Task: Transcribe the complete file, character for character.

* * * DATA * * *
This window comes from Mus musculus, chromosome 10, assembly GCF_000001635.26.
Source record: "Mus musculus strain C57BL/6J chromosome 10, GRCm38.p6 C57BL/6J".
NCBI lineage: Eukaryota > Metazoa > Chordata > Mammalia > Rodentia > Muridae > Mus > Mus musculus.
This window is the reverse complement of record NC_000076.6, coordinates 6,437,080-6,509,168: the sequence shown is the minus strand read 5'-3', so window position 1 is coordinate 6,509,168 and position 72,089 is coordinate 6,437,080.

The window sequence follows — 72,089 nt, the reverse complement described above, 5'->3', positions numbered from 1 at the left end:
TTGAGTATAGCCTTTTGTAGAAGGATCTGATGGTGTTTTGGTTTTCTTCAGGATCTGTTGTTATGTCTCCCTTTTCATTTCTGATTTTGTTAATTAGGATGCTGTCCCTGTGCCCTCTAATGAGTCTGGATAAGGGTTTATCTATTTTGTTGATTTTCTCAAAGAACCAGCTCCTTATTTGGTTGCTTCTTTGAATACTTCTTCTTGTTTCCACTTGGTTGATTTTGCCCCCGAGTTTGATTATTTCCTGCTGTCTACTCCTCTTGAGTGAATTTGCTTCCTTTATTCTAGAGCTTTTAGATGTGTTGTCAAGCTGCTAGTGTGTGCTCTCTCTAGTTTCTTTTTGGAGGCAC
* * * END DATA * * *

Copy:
This window comes from Mus musculus, chromosome 10, assembly GCF_000001635.26.
Source record: "Mus musculus strain C57BL/6J chromosome 10, GRCm38.p6 C57BL/6J".
NCBI lineage: Eukaryota > Metazoa > Chordata > Mammalia > Rodentia > Muridae > Mus > Mus musculus.
This window is the reverse complement of record NC_000076.6, coordinates 6,437,080-6,509,168: the sequence shown is the minus strand read 5'-3', so window position 1 is coordinate 6,509,168 and position 72,089 is coordinate 6,437,080.

The window sequence follows — 72,089 nt, the reverse complement described above, 5'->3', positions numbered from 1 at the left end:
TTGAGTATAGCCTTTTGTAGAAGGATCTGATGGTGTTTTGGTTTTCTTCAGGATCTGTTGTTATGTCTCCCTTTTCATTTCTGATTTTGTTAATTAGGATGCTGTCCCTGTGCCCTCTAATGAGTCTGGATAAGGGTTTATCTATTTTGTTGATTTTCTCAAAGAACCAGCTCCTTATTTGGTTGCTTCTTTGAATACTTCTTCTTGTTTCCACTTGGTTGATTTTGCCCCCGAGTTTGATTATTTCCTGCTGTCTACTCCTCTTGAGTGAATTTGCTTCCTTTATTCTAGAGCTTTTAGATGTGTTGTCAAGCTGCTAGTGTGTGCTCTCTCTAGTTTCTTTTTGGAGGCAC